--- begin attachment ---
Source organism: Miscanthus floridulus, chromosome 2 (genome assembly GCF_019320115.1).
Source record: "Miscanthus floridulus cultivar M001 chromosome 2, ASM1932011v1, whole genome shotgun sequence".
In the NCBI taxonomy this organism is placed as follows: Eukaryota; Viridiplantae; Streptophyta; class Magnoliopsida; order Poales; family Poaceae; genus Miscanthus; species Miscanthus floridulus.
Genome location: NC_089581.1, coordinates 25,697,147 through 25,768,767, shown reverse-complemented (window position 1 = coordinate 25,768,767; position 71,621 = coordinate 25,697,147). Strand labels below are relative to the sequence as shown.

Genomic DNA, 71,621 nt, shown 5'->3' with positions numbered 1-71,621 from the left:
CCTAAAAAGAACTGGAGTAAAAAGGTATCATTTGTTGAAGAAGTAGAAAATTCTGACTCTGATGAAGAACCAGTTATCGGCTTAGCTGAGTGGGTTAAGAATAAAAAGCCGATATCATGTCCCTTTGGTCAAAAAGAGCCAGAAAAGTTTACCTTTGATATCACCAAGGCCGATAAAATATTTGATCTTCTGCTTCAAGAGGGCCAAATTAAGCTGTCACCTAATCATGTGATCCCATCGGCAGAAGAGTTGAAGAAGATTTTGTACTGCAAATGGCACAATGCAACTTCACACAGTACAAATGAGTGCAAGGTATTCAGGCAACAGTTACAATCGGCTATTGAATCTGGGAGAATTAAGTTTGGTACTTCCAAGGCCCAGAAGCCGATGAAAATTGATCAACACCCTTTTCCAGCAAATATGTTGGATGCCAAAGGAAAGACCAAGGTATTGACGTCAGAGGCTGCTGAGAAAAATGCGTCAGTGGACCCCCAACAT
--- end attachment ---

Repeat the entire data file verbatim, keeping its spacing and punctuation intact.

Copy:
Source organism: Miscanthus floridulus, chromosome 2 (genome assembly GCF_019320115.1).
Source record: "Miscanthus floridulus cultivar M001 chromosome 2, ASM1932011v1, whole genome shotgun sequence".
In the NCBI taxonomy this organism is placed as follows: Eukaryota; Viridiplantae; Streptophyta; class Magnoliopsida; order Poales; family Poaceae; genus Miscanthus; species Miscanthus floridulus.
Genome location: NC_089581.1, coordinates 25,697,147 through 25,768,767, shown reverse-complemented (window position 1 = coordinate 25,768,767; position 71,621 = coordinate 25,697,147). Strand labels below are relative to the sequence as shown.

Genomic DNA, 71,621 nt, shown 5'->3' with positions numbered 1-71,621 from the left:
CCTAAAAAGAACTGGAGTAAAAAGGTATCATTTGTTGAAGAAGTAGAAAATTCTGACTCTGATGAAGAACCAGTTATCGGCTTAGCTGAGTGGGTTAAGAATAAAAAGCCGATATCATGTCCCTTTGGTCAAAAAGAGCCAGAAAAGTTTACCTTTGATATCACCAAGGCCGATAAAATATTTGATCTTCTGCTTCAAGAGGGCCAAATTAAGCTGTCACCTAATCATGTGATCCCATCGGCAGAAGAGTTGAAGAAGATTTTGTACTGCAAATGGCACAATGCAACTTCACACAGTACAAATGAGTGCAAGGTATTCAGGCAACAGTTACAATCGGCTATTGAATCTGGGAGAATTAAGTTTGGTACTTCCAAGGCCCAGAAGCCGATGAAAATTGATCAACACCCTTTTCCAGCAAATATGTTGGATGCCAAAGGAAAGACCAAGGTATTGACGTCAGAGGCTGCTGAGAAAAATGCGTCAGTGGACCCCCAACAT